Sex and privacy: Mosley v News Group Newspapers Ltd

Mr Justice Eady states in his overall conclusions that there is nothing “landmark” about his decision in the Mosley case. So far as the law is concerned he is right: Mosley’s victory affirms what many people and most lawyers – but not apparently the tabloids – already knew, namely that the law of privacy is well-established and that people’s sex lives are essentially their own business, provided the participants are genuinely consenting adults. It did not need the Mosley judgment to tell us that. The only surprising aspect of the case is that News Group chose to fight it in the first place.

The judgment is, however, a major landmark in a much wider and more significant sense: it has had a massive impact. The tabloid press can no longer bury their collective heads in the sand. Even they have to recognize that it is now completely unacceptable to invade the personal space of individuals for the sole purpose of selling copy.

The law of privacy is now embedded in the British legal system: private sexual activity, and photographs of it in particular, are off the agenda unless there is an overriding public interest in publication. As Mr Justice Eady made clear that is a high hurdle to jump. The majority of citizens in the UK will welcome the clarity of his judgment, and his reassurance that the British judiciary must reflect the modern approach to privacy and sexual preferences.

It is also an outstanding judgment in the best tradition of British jurisprudence: articulate, balanced, authoritative and persuasive. The following are the critically important points in his judgment:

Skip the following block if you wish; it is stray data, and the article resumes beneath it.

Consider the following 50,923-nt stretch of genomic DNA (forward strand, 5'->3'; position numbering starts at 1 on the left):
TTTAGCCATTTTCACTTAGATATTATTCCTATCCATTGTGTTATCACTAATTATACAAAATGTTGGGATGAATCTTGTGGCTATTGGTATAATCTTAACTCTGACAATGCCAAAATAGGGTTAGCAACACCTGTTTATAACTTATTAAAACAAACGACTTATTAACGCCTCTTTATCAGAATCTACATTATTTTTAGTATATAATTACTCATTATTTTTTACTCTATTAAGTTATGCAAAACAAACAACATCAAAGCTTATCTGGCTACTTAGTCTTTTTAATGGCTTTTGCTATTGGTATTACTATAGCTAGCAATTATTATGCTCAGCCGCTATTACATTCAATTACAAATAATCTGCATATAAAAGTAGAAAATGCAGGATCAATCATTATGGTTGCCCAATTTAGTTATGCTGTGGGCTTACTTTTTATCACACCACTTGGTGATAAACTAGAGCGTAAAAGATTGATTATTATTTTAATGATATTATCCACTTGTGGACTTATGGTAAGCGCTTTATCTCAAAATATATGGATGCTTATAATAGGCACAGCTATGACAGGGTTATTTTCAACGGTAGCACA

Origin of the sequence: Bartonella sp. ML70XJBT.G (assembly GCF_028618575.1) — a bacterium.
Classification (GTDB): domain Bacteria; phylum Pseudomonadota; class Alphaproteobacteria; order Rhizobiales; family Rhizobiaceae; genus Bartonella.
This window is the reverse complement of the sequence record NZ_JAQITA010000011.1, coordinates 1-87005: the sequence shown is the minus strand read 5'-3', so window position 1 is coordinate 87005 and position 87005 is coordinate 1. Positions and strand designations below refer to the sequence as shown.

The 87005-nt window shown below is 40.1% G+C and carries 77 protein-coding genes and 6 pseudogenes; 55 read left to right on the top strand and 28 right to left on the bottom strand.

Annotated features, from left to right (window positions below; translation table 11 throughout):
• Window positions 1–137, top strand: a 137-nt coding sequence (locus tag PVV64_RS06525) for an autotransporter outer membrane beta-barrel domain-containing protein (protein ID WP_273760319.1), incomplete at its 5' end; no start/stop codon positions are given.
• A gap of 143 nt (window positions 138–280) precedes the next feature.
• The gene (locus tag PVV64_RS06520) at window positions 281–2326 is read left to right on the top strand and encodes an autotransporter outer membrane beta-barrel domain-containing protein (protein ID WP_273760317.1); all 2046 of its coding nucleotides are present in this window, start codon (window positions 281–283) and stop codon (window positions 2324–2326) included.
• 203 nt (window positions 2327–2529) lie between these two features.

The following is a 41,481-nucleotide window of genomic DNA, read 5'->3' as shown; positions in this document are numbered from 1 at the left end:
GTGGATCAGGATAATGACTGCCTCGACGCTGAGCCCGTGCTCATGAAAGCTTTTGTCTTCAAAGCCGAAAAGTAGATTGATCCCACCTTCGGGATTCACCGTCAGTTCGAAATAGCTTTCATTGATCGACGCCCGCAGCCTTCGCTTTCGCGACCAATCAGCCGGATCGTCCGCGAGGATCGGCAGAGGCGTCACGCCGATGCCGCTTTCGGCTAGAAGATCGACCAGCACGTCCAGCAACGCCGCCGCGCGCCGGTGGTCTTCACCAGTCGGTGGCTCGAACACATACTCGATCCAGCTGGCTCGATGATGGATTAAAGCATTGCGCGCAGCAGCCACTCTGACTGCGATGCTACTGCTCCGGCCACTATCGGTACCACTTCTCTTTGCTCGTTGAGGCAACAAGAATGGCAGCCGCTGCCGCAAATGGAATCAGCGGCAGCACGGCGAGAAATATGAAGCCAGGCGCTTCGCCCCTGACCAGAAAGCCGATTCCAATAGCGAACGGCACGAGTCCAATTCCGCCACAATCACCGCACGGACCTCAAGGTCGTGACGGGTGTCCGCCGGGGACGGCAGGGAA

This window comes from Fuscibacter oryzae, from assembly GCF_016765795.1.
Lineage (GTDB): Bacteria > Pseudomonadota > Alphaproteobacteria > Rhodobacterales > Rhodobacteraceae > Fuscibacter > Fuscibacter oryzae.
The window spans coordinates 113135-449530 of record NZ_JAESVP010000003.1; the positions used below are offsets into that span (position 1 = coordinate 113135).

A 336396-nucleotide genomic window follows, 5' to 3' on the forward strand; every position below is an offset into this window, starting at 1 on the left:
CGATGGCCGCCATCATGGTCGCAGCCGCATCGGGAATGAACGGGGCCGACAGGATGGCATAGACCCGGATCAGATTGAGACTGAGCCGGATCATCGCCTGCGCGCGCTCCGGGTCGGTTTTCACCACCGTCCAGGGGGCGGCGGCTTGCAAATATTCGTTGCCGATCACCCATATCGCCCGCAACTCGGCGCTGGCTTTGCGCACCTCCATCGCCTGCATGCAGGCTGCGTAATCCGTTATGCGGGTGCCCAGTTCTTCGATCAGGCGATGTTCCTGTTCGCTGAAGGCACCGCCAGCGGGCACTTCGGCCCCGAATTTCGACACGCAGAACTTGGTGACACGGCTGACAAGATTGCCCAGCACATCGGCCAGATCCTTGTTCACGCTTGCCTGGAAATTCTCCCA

1. It is not for the media to expose private activities because they find them distasteful or contary to moral or religious teaching.
  2. The fact that a person has or may have committed a crime – even a serious one – does not of itself deprive them of their rights under the law, including their right to personal privacy. They do not, in Mr Justice Eady’s words, turn into “an outlaw”.
  3. The task of the judge is to provide an adequate remedy for the infringement of a right. It is one from which the judge should not be distracted by prurience, moral disapproval or religious beliefs.
  4. The only justification for intruding into an individual’s personal space, such as his or her sex life, is where “there is a countervailing public interest sufficiently strong to outweight it.”
  5. The use of hidden cameras and other surveillance devices for obtaining personal information is not acceptable unless it is in the public interest and there is no other means of obtaining it.

Practical Guidelines

If a journalist is in possession of information about you – or photographs of you – which are private in nature and which you do not wish to be published, you are entitled to:

  • decline to comment
  • inform the journalist you consider it to be private information
  • make it clear that you do not consent to publication
  • ask the journalist to confirm it will not be published
  • write to the editor repeating that you do not consent

You should take legal advice immediately if you wish to prevent publication.  There is no guarantee you will be successful, but the longer you leave it the less likely you are to succeed.  Mosley left it too late.



Adultery no bar to protecting privacy: CC v AB
Sex and privacy: Theakston v MGN Ltd
Internet beating injunctions: Mosley v News of the World

Bulletins are for general guidance only. Legal advice should be sought before taking action in relation to specific matters. Where reference is made to Court decisions facts referred to are those reported as found by the Court. Please note that past bulletins included in the Archive have not been updated by any subsequent changes in statute or case law.